U.N. Secretary-General Kofi Annan proclaimed his support for "the universal right to freedom of expression" to mark World Press Freedom Day.

The U.N. General Assembly in 1993 proclaimed May 3 World Press Freedom Day and it has been observed since.

"With the proliferation of so-called new media, new technologies and ways of distributing content, information has become far more accessible," said Annan in his statement issued Tuesday. "Mainstream media reporting, for example, is being supplemented by 'participatory media' such as blogs.

"But as media and journalism evolve, certain bedrock principles remain paramount," he continued. "I declare my firm support for the universal right to freedom of expression."

Annan also decried the many members of media "to have been killed, maimed, detained or targeted in other ways for pursuing that right in good conscience."

He pointed out the Committee to Protect Journalists reported that 47 journalists were killed in 2005, and 11 have lost their lives so far this year.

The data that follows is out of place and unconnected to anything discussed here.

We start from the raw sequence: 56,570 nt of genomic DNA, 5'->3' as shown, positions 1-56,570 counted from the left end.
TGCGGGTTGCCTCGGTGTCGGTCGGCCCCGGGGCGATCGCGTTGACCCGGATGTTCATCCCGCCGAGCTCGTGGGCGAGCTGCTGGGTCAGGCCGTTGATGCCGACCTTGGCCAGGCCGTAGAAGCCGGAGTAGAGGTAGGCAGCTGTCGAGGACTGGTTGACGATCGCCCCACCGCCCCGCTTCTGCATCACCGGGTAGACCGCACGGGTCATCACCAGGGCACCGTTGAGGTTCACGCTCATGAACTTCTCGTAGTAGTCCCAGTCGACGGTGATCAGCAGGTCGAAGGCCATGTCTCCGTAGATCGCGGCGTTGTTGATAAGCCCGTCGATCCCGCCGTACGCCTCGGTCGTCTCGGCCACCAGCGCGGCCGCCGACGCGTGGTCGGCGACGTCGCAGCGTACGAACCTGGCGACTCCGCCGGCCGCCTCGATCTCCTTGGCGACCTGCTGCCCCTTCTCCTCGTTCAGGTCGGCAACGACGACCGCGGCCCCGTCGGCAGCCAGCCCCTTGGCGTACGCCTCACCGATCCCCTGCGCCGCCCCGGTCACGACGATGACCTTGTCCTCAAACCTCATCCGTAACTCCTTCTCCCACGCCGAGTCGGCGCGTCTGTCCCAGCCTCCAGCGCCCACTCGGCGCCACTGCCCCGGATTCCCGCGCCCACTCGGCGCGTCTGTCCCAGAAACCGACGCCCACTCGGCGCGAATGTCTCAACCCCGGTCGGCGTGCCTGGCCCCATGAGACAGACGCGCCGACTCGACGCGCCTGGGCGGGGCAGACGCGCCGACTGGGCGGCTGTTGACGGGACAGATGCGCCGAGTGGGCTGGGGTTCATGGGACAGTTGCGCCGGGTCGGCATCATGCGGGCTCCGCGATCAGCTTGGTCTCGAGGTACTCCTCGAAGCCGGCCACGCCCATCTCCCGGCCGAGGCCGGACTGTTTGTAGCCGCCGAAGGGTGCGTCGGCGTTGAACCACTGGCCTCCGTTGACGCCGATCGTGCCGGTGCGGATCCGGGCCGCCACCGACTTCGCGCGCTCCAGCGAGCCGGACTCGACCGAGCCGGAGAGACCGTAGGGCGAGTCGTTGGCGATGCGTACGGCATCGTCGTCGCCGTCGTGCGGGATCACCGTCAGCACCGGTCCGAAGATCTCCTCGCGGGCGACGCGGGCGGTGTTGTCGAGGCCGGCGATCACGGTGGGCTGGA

"It is tragic and unacceptable that the number of journalists killed in the line of duty has become a barometer for measuring press freedom," the secretary-general said.

The top U.N. envoy in Iraq, Special Representative Ashraf Qazi, marked the day with a statement saying more than 70 journalists have been killed in the past three years in the country.

He urged the incoming government to assist Iraq's independent media in its struggle for the right to seek, receive and impart information in a responsible manner, terming it one of the necessary preconditions for establishing a healthy democracy in Iraq.